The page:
24 December 2019

Dreams of a ding-dong Christmas as Canberra Centre chimes in

| Michael Weaver
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The reinvented clavier at the Canberra Centre. Photo: Supplied, ANU.

The Canberra Centre has chimed in on the vibes of Christmas by letting visitors play a redesigned keyboard that mimics the National Carillon’s old clavier.

Australian National University researcher Dr Charles Martin has combined the power of music and computer science to recreate the instrument that may or may not spread Christmas joy in the Canberra Centre for festive shoppers to try.

Dr Martin, an expert in musical AI-based technology at the ANU’s College of Engineering and Computer Science, programmed the National Carillon’s old clavier’s batons, or keys, with synchronised sounds that mimic the original bells of the carillon, as well as to play three Christmas carols.

Visitors to the Canberra Centre can play the redesigned instrument.

“This installation really demonstrates how the National Carillon is controlled by musicians and is actually a huge city-scale musical instrument!” Dr Martin says.

“People can try it out and know what it feels like for the carillonists who perform for us.”

The National Capital Authority has been upgrading the National Carillon, including replacing the old clavier, and wanted to put the old clavier on display and add electronic sound.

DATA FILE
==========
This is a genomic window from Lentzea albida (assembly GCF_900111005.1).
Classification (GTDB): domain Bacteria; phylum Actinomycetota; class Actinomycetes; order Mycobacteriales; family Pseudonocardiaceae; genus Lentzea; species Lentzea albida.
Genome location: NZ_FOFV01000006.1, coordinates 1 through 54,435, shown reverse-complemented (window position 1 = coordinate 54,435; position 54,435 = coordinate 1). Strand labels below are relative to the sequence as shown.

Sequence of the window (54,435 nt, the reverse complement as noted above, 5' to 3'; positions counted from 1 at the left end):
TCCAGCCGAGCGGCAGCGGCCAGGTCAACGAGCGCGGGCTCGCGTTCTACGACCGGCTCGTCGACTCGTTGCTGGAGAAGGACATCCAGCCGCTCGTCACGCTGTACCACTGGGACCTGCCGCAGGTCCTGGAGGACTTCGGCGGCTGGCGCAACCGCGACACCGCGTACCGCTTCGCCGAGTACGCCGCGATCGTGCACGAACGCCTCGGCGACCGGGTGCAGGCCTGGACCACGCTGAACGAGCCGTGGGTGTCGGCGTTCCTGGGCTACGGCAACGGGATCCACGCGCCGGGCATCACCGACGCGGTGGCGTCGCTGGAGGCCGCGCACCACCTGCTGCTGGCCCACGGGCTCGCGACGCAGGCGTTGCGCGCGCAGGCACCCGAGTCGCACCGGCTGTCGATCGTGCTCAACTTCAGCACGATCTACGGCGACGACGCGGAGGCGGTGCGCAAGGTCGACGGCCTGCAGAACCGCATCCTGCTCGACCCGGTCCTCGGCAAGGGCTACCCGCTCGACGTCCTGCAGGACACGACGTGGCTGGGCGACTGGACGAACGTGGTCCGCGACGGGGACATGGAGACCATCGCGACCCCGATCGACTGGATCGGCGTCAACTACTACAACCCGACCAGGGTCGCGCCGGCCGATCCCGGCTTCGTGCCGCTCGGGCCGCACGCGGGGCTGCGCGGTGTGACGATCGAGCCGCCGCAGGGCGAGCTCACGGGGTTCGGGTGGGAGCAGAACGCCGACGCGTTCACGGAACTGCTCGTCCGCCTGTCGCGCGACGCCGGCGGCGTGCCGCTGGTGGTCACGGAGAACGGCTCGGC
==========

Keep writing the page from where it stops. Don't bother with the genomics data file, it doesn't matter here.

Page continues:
Dr Thomas Laue, a senior carillonist and a lecturer at the ANU School of Music, called on Dr Martin to help.

However, for the carol of the bells to reach our Canberra doorsteps, it required a team larger than Dr Martin, with various fields of expertise.

“I worked with the NCA’s carillon technician, Terry McGee, and another colleague, Dr Alistair Riddell, to design a sensor system that could be added to the clavier so it could be removed without damage,” Dr Martin says.

Working as hard as Santa’s elves the night before Christmas, Dr Martin brought the new and unique instrument to life.

“I got to jump in at the last minute and code up the synthesised sounds. The moment we finally could press the clavier batons and hear authentic carillon bell sounds, and start to experiment with playing some music, was just exhilarating.”

Combining music and computer science has been a passion for Dr Martin and the focus of his research.

“I’ve always been interested in music and technology separately, but I’m captivated by the process of creating new expressive musical instruments with computers,” he says.

“Music technology is a field where I have felt able to create experiences that are genuinely new and can impact a broad variety of people.”

The reimagined carillon is at the Canberra Centre, first floor, near the Myer entrance, until 6 January 2020.

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